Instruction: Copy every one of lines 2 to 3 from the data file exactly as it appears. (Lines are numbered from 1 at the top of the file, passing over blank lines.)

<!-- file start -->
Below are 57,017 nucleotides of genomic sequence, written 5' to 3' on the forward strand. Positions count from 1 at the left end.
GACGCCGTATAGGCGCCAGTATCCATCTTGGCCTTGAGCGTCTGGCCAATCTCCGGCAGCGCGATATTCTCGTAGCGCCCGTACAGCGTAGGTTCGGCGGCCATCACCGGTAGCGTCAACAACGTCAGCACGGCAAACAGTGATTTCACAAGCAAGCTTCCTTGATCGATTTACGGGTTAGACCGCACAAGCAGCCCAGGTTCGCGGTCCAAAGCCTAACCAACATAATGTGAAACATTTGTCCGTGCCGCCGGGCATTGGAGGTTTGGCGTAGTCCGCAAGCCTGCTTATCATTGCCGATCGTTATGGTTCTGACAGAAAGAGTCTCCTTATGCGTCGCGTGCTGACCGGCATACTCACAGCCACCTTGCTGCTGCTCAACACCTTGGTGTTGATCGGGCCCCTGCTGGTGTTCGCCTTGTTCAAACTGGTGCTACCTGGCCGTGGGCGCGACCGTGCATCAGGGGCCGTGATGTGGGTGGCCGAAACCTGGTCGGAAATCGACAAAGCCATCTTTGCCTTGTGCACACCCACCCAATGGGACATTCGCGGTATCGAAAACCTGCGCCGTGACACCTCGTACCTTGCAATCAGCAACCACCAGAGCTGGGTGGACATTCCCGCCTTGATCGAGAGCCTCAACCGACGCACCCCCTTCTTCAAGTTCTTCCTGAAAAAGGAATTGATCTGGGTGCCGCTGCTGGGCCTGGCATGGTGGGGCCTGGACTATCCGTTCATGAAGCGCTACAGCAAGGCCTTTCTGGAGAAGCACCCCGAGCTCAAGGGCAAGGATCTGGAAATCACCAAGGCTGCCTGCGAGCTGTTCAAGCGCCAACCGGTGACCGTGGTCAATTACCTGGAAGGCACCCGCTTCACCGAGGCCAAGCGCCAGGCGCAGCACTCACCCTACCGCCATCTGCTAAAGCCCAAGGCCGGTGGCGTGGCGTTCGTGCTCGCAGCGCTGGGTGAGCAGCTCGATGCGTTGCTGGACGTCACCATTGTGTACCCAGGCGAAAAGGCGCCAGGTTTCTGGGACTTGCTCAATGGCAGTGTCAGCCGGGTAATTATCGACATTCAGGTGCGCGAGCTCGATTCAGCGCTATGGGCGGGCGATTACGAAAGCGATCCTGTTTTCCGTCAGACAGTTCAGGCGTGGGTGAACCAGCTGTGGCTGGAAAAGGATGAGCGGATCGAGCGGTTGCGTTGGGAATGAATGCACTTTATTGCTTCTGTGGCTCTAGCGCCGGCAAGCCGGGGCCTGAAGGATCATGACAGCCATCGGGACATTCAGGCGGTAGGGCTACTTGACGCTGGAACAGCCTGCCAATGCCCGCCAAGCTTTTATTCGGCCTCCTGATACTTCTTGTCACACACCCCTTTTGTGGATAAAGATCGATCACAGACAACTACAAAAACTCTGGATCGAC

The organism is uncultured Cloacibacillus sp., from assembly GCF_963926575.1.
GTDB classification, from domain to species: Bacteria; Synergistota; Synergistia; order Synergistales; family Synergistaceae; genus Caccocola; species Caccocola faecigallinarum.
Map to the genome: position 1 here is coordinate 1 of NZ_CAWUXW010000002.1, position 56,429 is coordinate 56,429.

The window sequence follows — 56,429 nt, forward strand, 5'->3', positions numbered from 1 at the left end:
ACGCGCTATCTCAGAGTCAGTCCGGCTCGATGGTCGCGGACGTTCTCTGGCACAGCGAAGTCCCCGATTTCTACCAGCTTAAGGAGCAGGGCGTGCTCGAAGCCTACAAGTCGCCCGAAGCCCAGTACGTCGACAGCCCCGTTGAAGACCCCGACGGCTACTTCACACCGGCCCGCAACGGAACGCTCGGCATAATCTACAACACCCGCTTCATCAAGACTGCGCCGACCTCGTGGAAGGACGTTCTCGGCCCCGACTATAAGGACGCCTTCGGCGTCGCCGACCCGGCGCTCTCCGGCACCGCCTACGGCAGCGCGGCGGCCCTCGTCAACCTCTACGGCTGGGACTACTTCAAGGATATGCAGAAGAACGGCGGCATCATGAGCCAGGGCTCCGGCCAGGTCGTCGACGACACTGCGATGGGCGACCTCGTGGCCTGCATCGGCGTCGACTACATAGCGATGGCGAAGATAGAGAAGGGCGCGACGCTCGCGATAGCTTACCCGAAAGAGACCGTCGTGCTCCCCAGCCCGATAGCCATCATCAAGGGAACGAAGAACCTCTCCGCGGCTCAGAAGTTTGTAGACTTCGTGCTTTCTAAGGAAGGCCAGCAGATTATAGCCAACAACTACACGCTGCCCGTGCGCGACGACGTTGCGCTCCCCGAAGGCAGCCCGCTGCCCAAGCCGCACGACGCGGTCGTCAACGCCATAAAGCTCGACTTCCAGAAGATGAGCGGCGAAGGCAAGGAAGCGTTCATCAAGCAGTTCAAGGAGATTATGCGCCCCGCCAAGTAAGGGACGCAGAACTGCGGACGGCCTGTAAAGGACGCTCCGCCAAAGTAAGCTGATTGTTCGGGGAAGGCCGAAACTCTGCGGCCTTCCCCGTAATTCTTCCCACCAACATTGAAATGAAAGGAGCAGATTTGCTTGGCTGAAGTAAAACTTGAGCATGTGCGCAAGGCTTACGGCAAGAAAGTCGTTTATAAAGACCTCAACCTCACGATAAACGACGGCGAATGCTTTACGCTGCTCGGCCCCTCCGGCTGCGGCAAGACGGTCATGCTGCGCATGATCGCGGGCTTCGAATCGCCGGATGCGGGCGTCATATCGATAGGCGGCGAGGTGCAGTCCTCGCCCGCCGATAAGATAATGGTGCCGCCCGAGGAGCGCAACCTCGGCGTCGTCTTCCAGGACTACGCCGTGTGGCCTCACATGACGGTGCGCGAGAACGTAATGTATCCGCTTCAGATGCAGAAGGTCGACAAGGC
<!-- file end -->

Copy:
GACGCCGTATAGGCGCCAGTATCCATCTTGGCCTTGAGCGTCTGGCCAATCTCCGGCAGCGCGATATTCTCGTAGCGCCCGTACAGCGTAGGTTCGGCGGCCATCACCGGTAGCGTCAACAACGTCAGCACGGCAAACAGTGATTTCACAAGCAAGCTTCCTTGATCGATTTACGGGTTAGACCGCACAAGCAGCCCAGGTTCGCGGTCCAAAGCCTAACCAACATAATGTGAAACATTTGTCCGTGCCGCCGGGCATTGGAGGTTTGGCGTAGTCCGCAAGCCTGCTTATCATTGCCGATCGTTATGGTTCTGACAGAAAGAGTCTCCTTATGCGTCGCGTGCTGACCGGCATACTCACAGCCACCTTGCTGCTGCTCAACACCTTGGTGTTGATCGGGCCCCTGCTGGTGTTCGCCTTGTTCAAACTGGTGCTACCTGGCCGTGGGCGCGACCGTGCATCAGGGGCCGTGATGTGGGTGGCCGAAACCTGGTCGGAAATCGACAAAGCCATCTTTGCCTTGTGCACACCCACCCAATGGGACATTCGCGGTATCGAAAACCTGCGCCGTGACACCTCGTACCTTGCAATCAGCAACCACCAGAGCTGGGTGGACATTCCCGCCTTGATCGAGAGCCTCAACCGACGCACCCCCTTCTTCAAGTTCTTCCTGAAAAAGGAATTGATCTGGGTGCCGCTGCTGGGCCTGGCATGGTGGGGCCTGGACTATCCGTTCATGAAGCGCTACAGCAAGGCCTTTCTGGAGAAGCACCCCGAGCTCAAGGGCAAGGATCTGGAAATCACCAAGGCTGCCTGCGAGCTGTTCAAGCGCCAACCGGTGACCGTGGTCAATTACCTGGAAGGCACCCGCTTCACCGAGGCCAAGCGCCAGGCGCAGCACTCACCCTACCGCCATCTGCTAAAGCCCAAGGCCGGTGGCGTGGCGTTCGTGCTCGCAGCGCTGGGTGAGCAGCTCGATGCGTTGCTGGACGTCACCATTGTGTACCCAGGCGAAAAGGCGCCAGGTTTCTGGGACTTGCTCAATGGCAGTGTCAGCCGGGTAATTATCGACATTCAGGTGCGCGAGCTCGATTCAGCGCTATGGGCGGGCGATTACGAAAGCGATCCTGTTTTCCGTCAGACAGTTCAGGCGTGGGTGAACCAGCTGTGGCTGGAAAAGGATGAGCGGATCGAGCGGTTGCGTTGGGAATGAATGCACTTTATTGCTTCTGTGGCTCTAGCGCCGGCAAGCCGGGGCCTGAAGGATCATGACAGCCATCGGGACATTCAGGCGGTAGGGCTACTTGACGCTGGAACAGCCTGCCAATGCCCGCCAAGCTTTTATTCGGCCTCCTGATACTTCTTGTCACACACCCCTTTTGTGGATAAAGATCGATCACAGACAACTACAAAAACTCTGGATCGAC

The organism is uncultured Cloacibacillus sp., from assembly GCF_963926575.1.